You don’t know me, but I promise this isn’t a harsh review. (You can always depend on the kindness of strangers)

Last night’s opening performance of The King’s Players A Streetcar Named Desire allowed me, at long last, to tick off Tennessee William’s classic from my ‘must see’ list. My only exposure having been Marge Simpson’s memorable performance in ‘Oh! Streetcar! The Musical’, I was somewhat surprised to find that the script to this monumental play was significantly more sophisticated than that of The Simpsons’ parody version. All of a sudden, Ned Flanders’ poetic lament, ‘Stellaaa, Stellaaa, Can’t you hear me yella, You’re putting me through hella’ seemed insufficient to tell the story of Blanche Dubois’ tumultuous visit to New Orleans. This play is an absolute success for King’s College London’s amateur dramatic society – read on for a detailed account of the experience from the view in the cheap seats.


Date of viewing: 22/03/2017

Production: A Streetcar Named Desire

Seat: Front row (free for all!)

How cheap!?: £6 (students) £5 for society members and £10 for adults


This mammoth play is being performed in a contrastingly tiny setting. The production makes excellent use of King’s College’s Anatomy Museum – an intimate space which allows for highly inventive staging. Surrounded by hanging washing and cluttered knickknacks, the audience sits right in the heart of the home of Stanley (Nick Carter) and Stella (Beth Mabin), invited to participate closely in the unravelling of their summer with Blanche Debois (Rebecca Lewis). Although an amateur play, this production has taken its set and staging seriously – for which it should be applauded – and prepares for its actors an environment in which they can flourish in performance.

– And flourish they do! This small cast has a big task to undertake, and the whole company rises to the occasion. Famously rife with colossal themes of violence, heartbreak and insanity, A Streetcar Named Desire demands of its performers a professionalism and sensitivity, which, I believe, was evident in this exhibition. Sara Malik and Emily Brown are to be congratulated for what is superb direction – and, when needed, adaptation – of daring and exciting scenes. Ensemble members are to be commended for their subtlety of execution.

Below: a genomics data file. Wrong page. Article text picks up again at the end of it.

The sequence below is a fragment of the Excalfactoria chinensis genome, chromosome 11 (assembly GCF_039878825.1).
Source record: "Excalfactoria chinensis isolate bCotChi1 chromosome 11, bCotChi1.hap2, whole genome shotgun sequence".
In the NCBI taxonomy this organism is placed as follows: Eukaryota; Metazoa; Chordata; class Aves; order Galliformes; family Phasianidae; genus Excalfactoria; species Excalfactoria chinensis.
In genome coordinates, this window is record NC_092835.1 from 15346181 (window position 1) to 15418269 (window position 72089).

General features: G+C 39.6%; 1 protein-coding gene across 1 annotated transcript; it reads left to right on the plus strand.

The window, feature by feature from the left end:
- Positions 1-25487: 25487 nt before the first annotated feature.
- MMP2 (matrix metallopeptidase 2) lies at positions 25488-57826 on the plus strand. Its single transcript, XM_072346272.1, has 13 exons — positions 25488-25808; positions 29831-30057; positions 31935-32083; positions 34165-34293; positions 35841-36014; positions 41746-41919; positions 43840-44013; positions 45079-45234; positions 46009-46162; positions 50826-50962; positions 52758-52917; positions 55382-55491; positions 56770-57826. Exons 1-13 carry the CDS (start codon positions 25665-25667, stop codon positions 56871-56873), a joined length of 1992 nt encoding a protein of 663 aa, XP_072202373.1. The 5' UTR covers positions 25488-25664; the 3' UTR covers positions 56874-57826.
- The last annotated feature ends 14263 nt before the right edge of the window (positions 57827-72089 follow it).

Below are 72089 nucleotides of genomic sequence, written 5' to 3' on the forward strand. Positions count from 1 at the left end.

Primarily, this play is a family affair – a story recounting the tale of Blanche’s summer visit to her sister, Stella, and Stella’s husband Stanley – or more accurately, a family feud. Nick Carter gives an exciting rendition of the brutish Stanley. Although a somewhat different approach to that of 50’s heartthrob Marlon Brando (or Ned Flanders, for that matter), Nick’s performance of Stanley is thorough and convincing. He performs the role with appropriate anger and aggression, but doesn’t neglect to bring forth the humanity of Stanley’s character. Words fall from his mouth with a smooth, yet sinister, intensity and he executes his lines with a consistent and impressive Southern accent. He plays alongside Beth Mabin, Stanley’s doting wife. Beth plays the challenging part of Stella with impressive intensity. In her portrayal, Beth is expressive and sympathetic – and, where appropriate, emotional. She is particularly convincing as a heavily pregnant mother-to-be, and manages, unlike the other characters in the play, to remain steadfast and grounded when life falls apart.

Sara Malik and Emily Brown are to be congratulated for what is superb direction”

The rightful star of this play, however, is Rebecca Lewis as the emotionally fragile Blanche Dubois. Rebecca’s performance is an earth-shatteringly beautiful exploration of the ups and downs of Blanche’s existence. In each scene, Rebecca is masterful over every one and thing she touches – always with immense power, even when purposefully dainty or delicate. With a gorgeously deep voice, Rebecca utters an incredibly impressive string of seemingly endless lines and monologues which reveal deep and dark secrets about the life of Miss Dubois. Her performance is sensitive, funny and, quite honestly mesmerising. Rebecca performs this staggeringly challenging role in a way which is inviting and incredibly moving – she leaves no door left un-open, giving great depth of insight into the mind of the poor and troubled Blanche. Her performance, though well supported by her peers, is unparalleled in its execution, and she ought to be immensely proud of her achievement.

Rebecca’s performance is an earth-shatteringly beautiful exploration”

If you count yourself a Tennessee Williams fan, head to The King’s Players performance of A Streetcar Named Desire before you head across the road to the playwright’s The Glass Menagerie at the Duke of York’s theatre. If you’re anything like me, you’ll find that this amateur performance is a much rarer and more authentic treat.

Purchase tickets at



the girl sitting in the cheap seats




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